Insulin Receptor Signaling
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Insulin Receptor Signaling
Insulin is the major hormone controlling critical energy functions such as glucose and lipid metabolism. Insulin activates the insulin receptor tyrosine kinase (IR), which phosphorylates and recruits different substrate adaptors such as the IRS family of proteins. Tyrosine phosphorylated IRS then displays binding sites for numerous signaling partners. Among them, PI3K has a major role in insulin function, mainly via the activation of the Akt/PKB and the PKCζ cascades. Activated Akt induces glycogen synthesis through inhibition of GSK-3; protein synthesis via mTOR and downstream elements; and cell survival through inhibition of several pro-apoptotic agents (Bad, Forkhead family transcription factors, GSK-3). Insulin stimulates glucose uptake in muscle and adipocytes via translocation of GLUT4 vesicles to the plasma membrane. GLUT4 translocation involves the PI3K/Akt pathway and IR-mediated phosphorylation of CAP, and formation of the CAP:Cbl:CrkII complex. Insulin signaling also has growth and mitogenic effects, which are mostly mediated by the Akt cascade as well as by activation of the Ras/ MAPK pathway. In addition, insulin signaling inhibits gluconeogenesis in the liver, through disruption of CREB/CBP/Torc2 binding. Insulin signaling also promotes fatty acid synthesis through activation of SREBP-1C, USF1, and LXR. A negative feedback signal emanating from Akt/PKB, PKCζ, p70 S6K, and the MAPK cascades results in serine phosphorylation and inactivation of IRS signaling.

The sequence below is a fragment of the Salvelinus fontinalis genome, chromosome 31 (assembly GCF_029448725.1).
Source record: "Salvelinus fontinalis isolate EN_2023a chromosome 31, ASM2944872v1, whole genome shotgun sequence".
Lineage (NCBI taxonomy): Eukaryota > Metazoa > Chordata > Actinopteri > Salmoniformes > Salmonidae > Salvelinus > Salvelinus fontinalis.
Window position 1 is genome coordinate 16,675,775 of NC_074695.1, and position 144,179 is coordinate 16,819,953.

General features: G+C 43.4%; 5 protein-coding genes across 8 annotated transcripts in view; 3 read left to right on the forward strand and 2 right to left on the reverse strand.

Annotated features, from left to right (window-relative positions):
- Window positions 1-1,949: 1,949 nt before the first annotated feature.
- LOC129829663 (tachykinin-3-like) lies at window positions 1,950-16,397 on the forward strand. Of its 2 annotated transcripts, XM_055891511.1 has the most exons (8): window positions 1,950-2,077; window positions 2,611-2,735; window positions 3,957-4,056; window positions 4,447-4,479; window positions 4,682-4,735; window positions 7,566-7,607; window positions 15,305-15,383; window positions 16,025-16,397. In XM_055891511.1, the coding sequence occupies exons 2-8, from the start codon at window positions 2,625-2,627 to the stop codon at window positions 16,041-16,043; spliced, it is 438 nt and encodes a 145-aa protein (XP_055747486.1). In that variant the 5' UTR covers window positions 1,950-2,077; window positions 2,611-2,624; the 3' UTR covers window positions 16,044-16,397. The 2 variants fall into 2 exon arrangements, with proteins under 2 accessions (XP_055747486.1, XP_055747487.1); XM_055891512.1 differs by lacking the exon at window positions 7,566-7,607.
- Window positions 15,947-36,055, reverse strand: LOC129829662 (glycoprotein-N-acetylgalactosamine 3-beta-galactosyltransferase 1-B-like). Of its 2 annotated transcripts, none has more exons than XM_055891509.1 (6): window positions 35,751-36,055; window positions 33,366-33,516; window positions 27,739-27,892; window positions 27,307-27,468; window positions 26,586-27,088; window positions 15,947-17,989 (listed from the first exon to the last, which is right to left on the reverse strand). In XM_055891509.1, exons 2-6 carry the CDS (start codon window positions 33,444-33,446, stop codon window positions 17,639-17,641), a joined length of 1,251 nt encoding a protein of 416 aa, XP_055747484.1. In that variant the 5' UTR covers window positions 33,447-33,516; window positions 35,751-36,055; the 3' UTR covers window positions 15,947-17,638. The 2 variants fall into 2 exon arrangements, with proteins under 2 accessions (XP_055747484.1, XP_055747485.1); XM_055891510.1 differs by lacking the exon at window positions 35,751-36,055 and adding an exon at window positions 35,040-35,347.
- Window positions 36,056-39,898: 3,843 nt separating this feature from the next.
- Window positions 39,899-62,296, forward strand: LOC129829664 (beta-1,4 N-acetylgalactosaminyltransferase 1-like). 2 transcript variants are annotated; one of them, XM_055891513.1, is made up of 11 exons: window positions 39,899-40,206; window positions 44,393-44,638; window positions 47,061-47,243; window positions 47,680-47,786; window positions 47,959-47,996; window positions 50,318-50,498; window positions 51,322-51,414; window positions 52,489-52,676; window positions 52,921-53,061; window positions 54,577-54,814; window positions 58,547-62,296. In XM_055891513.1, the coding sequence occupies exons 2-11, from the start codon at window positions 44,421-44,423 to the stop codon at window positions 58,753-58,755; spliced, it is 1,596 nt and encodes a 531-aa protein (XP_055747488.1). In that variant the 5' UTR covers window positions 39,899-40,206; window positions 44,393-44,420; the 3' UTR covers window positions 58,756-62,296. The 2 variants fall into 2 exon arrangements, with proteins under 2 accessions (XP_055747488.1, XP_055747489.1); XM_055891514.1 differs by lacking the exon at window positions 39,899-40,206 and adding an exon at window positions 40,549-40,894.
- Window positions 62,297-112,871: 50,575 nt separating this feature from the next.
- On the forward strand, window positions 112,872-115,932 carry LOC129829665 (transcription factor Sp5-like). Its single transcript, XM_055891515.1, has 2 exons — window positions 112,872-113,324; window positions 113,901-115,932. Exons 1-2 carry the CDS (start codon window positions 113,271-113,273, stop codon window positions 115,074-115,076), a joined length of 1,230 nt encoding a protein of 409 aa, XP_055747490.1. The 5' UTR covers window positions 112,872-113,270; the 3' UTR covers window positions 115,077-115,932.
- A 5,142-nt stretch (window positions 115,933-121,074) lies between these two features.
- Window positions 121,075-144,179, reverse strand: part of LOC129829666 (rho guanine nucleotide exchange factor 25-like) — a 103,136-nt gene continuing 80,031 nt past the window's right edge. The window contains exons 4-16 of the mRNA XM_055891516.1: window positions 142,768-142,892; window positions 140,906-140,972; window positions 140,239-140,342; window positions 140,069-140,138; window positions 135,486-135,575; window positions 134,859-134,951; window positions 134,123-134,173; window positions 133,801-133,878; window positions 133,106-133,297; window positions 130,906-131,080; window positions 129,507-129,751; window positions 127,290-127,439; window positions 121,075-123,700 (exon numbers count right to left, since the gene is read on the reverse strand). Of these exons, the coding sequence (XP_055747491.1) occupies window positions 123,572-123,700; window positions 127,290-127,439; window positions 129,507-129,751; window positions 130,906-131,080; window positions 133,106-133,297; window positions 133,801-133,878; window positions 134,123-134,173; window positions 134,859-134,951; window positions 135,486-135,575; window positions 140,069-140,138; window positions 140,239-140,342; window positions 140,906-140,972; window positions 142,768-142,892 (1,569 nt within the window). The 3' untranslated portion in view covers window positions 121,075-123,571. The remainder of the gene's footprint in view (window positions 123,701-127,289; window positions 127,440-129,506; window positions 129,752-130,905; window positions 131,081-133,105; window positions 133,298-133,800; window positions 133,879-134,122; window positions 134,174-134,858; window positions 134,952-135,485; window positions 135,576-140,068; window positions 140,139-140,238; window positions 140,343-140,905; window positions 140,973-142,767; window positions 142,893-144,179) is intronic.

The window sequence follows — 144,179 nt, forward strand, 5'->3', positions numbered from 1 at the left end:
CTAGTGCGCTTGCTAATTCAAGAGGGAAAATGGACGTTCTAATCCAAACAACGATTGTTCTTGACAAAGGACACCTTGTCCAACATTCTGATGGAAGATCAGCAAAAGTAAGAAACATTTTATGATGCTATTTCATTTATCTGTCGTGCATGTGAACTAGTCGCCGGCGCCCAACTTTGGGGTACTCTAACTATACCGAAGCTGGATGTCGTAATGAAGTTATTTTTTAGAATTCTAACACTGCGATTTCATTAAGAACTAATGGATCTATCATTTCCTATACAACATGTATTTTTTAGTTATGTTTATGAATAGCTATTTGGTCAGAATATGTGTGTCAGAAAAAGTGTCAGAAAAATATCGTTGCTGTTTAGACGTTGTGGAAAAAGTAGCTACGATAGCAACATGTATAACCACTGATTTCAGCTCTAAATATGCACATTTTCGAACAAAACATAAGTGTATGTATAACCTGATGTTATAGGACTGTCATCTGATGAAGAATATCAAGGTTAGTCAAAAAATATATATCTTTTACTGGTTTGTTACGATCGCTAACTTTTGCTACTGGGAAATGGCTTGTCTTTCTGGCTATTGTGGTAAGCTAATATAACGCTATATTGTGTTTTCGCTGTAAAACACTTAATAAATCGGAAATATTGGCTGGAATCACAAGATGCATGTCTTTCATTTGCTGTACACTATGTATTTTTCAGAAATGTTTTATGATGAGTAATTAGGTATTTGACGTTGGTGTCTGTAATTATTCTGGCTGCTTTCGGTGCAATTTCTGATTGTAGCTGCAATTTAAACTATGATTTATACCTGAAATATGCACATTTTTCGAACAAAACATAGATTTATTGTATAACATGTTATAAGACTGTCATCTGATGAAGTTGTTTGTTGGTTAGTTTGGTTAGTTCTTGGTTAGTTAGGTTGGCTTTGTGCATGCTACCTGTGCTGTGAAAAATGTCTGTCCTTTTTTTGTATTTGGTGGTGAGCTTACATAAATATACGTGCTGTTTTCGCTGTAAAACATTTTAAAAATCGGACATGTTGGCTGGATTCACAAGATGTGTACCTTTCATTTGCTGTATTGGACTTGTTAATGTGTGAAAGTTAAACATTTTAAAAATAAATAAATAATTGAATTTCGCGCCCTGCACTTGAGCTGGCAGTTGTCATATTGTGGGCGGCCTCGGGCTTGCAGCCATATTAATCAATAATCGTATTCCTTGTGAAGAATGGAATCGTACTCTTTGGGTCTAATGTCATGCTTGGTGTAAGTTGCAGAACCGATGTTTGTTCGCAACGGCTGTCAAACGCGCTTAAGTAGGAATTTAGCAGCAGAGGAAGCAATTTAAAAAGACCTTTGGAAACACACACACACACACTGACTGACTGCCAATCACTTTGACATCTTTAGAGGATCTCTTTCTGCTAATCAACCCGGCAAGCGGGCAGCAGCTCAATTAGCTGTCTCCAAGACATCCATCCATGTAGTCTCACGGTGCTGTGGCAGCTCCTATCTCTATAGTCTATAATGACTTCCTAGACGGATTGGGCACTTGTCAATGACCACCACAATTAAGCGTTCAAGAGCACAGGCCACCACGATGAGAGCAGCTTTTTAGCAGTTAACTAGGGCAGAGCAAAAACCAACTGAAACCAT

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We would like to thank Ding An and Prof. Laurie Goodyear, Joslin Diabetes Center, Harvard Medical School, Boston, MA for reviewing this diagram.
created June 2003
revised November 2012